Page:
I think that working with the Tarot- reading and using it now for myself, as well as the result that illustrating the deck had on my career- has made me more confident and focused in all areas of my art. I think it’s made me feel more dialed-in to the world around me, tapped into a larger reservoir of creative inspiration, and more sure in my gifts as an artist.
Image by Fern Gray
Tarot geeks can’t help themselves, so I just have to ask – what are your favourite tarot or oracle decks? What were the decks that helped to inspire or influence the creation of Nomad?
I love the spirit of the Wild Unknown Tarot, though I was pretty conscious as I was illustrating the Nomad Tarot to not look at a lot of other indie decks, because I wanted to keep my interpretations original and not be influenced by what was already out there. And I’m currently crushing on the aesthetics of the Wooden Tarot and the Ophidia Rosa Tarot.
The Nomad Tarot has been through a couple of editions now, and this relaunch looks like it’ll be an exciting new chapter in this deck’s story. How has your relationship with Nomad evolved since you first conceived of it? What can we expect from this new edition?
As I said, when I began this journey with the Nomad Tarot nearly five years ago, I just created the deck I wanted to use. I was new to Tarot, didn’t have a lot of experience reading, and I think that really influenced the type of deck I created. I wanted something that felt modern and fresh, that would appeal to people like me- who had dipped their toes into the Tarot pool but hadn’t really connected with a deck yet or felt slightly offput by some of the more typical and traditional Tarot imagery. So I used imagery drawn from my life, and drawn from my specific interpretations of the cards that were mostly very personal.
I’m interested in creating a new edition of the deck because after actually working with it for five years, I have a lot of new insights and small changes that will improve the Nomad Tarot for readers everywhere. There are some cards that made complete sense in my head, but after receiving tons of feedback from customers, they’re not responding to them in the way I’d intended- and I can see slight shifts that will improve their clarity and the ease of using this deck. I think the biggest improvement for this relaunch will be in the guidebook, however. I am working with a professional Tarot reader, Sara Galactica, to add new insights and make it both more specific by including way more information about using the Nomad Tarot, as well as including a lot of general ideas about how to use the Tarot as a tool for self-knowledge and realization. It’s going to be worlds better, with beautiful full-colour photographs, more ideas for spreads to use, and inspirational words from Sara. I can’t wait to get it into my hands!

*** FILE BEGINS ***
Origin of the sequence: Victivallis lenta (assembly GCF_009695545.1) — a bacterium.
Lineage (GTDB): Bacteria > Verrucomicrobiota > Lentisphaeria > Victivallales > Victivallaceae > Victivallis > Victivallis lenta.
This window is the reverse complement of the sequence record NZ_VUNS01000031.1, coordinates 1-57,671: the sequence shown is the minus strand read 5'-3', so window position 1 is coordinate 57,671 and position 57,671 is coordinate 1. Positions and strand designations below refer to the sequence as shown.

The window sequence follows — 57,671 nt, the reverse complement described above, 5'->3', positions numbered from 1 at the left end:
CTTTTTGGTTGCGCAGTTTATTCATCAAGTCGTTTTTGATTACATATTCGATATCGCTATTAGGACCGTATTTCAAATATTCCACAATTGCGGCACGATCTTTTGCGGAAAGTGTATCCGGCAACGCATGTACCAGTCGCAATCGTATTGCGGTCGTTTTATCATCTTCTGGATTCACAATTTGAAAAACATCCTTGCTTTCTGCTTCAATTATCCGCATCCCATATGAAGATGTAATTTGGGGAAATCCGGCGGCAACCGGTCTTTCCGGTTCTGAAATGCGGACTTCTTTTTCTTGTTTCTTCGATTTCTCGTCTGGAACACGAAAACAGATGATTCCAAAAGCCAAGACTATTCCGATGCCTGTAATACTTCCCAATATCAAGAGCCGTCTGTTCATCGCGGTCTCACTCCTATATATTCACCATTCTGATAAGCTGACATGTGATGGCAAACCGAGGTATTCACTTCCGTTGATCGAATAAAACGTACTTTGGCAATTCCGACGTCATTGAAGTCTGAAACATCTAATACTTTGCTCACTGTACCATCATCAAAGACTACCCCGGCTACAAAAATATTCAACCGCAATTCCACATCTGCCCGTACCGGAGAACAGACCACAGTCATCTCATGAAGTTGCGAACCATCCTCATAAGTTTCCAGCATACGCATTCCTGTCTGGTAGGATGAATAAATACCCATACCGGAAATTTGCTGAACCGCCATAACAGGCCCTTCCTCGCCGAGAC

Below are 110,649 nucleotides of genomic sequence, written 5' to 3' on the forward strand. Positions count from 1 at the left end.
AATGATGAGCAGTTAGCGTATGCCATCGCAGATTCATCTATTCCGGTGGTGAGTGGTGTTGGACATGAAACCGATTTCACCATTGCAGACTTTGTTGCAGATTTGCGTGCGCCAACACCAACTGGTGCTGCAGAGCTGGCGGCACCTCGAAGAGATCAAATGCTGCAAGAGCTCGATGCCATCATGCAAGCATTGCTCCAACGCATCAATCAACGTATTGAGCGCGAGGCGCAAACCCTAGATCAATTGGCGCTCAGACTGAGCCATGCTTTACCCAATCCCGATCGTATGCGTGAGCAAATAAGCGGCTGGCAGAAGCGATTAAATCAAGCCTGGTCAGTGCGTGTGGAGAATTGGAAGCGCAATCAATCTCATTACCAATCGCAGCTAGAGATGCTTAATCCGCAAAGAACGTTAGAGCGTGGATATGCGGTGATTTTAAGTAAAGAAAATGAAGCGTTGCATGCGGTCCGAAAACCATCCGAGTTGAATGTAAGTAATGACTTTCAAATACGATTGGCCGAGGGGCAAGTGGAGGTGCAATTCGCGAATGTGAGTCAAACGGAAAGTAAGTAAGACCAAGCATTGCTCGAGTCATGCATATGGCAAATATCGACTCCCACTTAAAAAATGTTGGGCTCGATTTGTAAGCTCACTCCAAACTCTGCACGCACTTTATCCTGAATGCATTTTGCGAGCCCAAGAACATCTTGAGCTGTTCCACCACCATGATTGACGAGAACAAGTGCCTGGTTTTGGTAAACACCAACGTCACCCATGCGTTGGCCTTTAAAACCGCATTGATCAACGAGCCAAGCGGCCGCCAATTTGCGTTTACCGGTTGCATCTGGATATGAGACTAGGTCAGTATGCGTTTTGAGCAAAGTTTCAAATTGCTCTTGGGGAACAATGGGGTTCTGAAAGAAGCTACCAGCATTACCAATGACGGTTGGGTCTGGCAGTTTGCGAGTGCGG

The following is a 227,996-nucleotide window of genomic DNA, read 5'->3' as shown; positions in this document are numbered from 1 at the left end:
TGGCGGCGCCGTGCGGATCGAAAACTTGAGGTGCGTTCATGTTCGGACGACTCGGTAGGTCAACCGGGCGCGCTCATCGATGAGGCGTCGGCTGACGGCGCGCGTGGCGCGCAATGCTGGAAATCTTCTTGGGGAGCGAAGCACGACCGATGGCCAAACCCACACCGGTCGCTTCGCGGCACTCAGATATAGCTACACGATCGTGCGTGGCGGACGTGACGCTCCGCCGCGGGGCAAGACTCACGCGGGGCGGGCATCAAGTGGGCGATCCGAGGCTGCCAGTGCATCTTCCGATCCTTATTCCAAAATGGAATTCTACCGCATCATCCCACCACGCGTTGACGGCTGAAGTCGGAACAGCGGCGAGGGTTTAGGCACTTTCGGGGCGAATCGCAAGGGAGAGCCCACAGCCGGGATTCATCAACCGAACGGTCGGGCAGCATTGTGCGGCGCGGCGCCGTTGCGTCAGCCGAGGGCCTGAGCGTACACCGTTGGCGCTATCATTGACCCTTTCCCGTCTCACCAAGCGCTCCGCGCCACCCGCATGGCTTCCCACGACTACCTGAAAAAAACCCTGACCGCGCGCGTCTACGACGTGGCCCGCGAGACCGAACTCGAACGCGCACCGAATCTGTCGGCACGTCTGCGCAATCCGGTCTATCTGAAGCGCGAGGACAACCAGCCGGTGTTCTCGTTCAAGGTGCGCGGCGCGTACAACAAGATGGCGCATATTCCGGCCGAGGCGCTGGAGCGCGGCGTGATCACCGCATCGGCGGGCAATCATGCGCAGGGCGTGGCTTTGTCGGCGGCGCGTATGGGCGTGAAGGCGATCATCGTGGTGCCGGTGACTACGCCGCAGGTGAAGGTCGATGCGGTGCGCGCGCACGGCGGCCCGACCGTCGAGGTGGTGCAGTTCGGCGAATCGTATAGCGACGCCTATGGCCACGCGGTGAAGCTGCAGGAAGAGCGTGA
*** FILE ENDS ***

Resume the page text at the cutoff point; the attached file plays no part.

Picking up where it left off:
Image by Jennifer Dranttel
How can we help get this new edition of Nomad out into the world? Where can readers find and support your work?
Well, if you don’t yet have the deck, buy one through the Kickstarter! There are also some options in there for items like limited-edition screenprints and the new edition of the Nomad Guide to the Tarot, for those who already have the deck but still want to help us get it out to a wider audience. And of course, word of mouth is the most important way to support an indie deck. The success of this deck so far has always depended on the tight-knit community of tarot fans, who have shared it, gifted it, and used it in their readings for years.
You can also follow @thenomadtarot on Instagram, and tag pictures of the deck if you’ve already purchased one with #nomadtarot. The more pictures we have out there the more people will fall in love with and want to support the project! If the funding goal is met, the deck will be available through Two Sides Tarot (Australia) [THAT’S ME!], Little Red Tarot (UK), and Altar PDX (USA).
You heard that right, Two Sides Tarot will have the new edition of Nomad in stock later in the year, but only if we all band together and get this Kickstarter campaign funded so Jennifer can send the deck to print!